• 8 Tips for Writing Killer Website Content

tips for writing killer website content

When creating a website for their business, small business owners often prioritize design over content, investing more time and resources into aesthetics than the actual website copy. Beyond the initial impression, what converts visitors into customers is how clearly your website content articulates your business’s ability to solve for their needs. It won’t matter how beautifully designed your website is if your copy is poorly written or has no structure to guide your visitors.

This post will provide some important guidelines for writing website content that helps to drive your marketing goals and satisfy your target audience.

Related eBook: The 5 Step Guide for Writing Killer Website Content

tips for writing killer website content

Best Practices for Writing Website Content

No matter what industry you are in or what website page you are writing for, all of the content on your business website should address the important and immediate questions that potential customers may ask. For example:

  • Can this product or service deliver a solution for me?
  • How will this product or service deliver that solution
  • What is the cost of obtaining this product or service?

In short, visitors who land on your website want to know: What is it in for me? Your website content should succinctly communicate to potential customers the information they’re seeking. It should also clearly communicate this information to search engines like Google, so that they can show your business website to the people searching for your products and services.  The tips below will help you to write website content that achieves both goals.

Provide a Simple Navigation Menu

The ease with which a visitor navigates around your website has an impact on both how well your website converts traffic into leads as well as how well your site ranks on search engines. The navigation menu should be descriptively labeled to minimize the amount of work your visitors have to do to find information most relevant to them on your website. It should be on your homepage to help visitors find their way, but it should be on every other page as well.

Having your navigation menu on every page is important so that users can explore your website without having to go back to the homepage every time. Keep in mind also that not all of your website visitors will arrive via the homepage. Some will arrive via blog posts, others through organic search, and others from social media posts and ads. Your business website should offer information and options for the user, quickly and with the fewest clicks (or taps— for mobile marketing). Interconnectivity within your website doesn’t just create ease of navigation for visitors. It also helps search engines like Google to crawl your site more quickly, which is helpful for SEO.

Offer a Clean Homepage Layout

Your homepage is a touchstone for navigating your website. It is your business’s first impression to an online visitor. After landing on your site, visitors should know from your homepage content immediately if they will be able to find the information or solution they are searching for.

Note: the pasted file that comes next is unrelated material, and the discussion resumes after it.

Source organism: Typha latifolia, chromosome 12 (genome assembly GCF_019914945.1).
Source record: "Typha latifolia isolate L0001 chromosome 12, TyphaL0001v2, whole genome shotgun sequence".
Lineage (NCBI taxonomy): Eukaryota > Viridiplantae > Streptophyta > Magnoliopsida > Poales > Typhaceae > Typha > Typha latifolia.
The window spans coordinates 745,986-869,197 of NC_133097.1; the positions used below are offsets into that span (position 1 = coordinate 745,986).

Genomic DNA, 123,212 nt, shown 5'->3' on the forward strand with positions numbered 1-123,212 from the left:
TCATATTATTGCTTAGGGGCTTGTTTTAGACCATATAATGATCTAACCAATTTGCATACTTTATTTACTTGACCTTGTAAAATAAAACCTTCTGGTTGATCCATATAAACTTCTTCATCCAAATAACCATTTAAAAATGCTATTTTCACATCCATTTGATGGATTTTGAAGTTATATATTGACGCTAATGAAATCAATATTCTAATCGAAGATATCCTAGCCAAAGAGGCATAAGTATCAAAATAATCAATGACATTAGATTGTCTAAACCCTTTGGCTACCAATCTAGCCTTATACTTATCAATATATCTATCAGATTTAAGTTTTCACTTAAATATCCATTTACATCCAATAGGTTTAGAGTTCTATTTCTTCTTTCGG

Opt out of a splashy homepage design for a clean, simple layout that will direct your visitor’s eyes to your call to action. Write concisely and get to the essential facts quickly. Your readers will appreciate your brevity and directness. The goal of the homepage is to convey the purpose of your business and direct new visitors to the information they are searching for. Your homepage should minimize the amount of work your readers have to do to find information most relevant to them on your website.

To come up with content for a successful homepage, analyze your audience. What information are they looking for on your website? What imagery would they gravitate towards? The text and visual content on your homepage should appeal to your target audience specifically.

Keep Your Website Content Concise

Make it easy for your readers to skim through the content on your web pages and extract the information they’re looking for. Write concisely, using shorter sentences, and breaking up large sections into digestible blocks of content. Adding high-quality images and other visual elements like bullet points and numbered lists will prevent your website from becoming a conglomerate of monotonous content—a surefire way to lose visitors (and of course potential customers).

Establish Your Credibility

Be sure in your website content to establish your business’s credibility in a professional yet personable manner. You want to show your expertise, but make sure to speak to your audience rather than make statements that don’t resonate with them. Your credibility does not just involve that you can meet your customers’ needs; it should also involve why it is uniquely qualified to serve and solve those needs.

Use your website content to show your visitors what distinguishes your business from your competitors. Mention past achievements, include press clippings or customer testimonials, and give concrete examples to help you establish your credentials. This content can be explicitly placed on a specific page such as the about us page or the homepage, but you may also be able to infuse elements of credibility into your other pages as well.

Diversify Your Website Content With Multimedia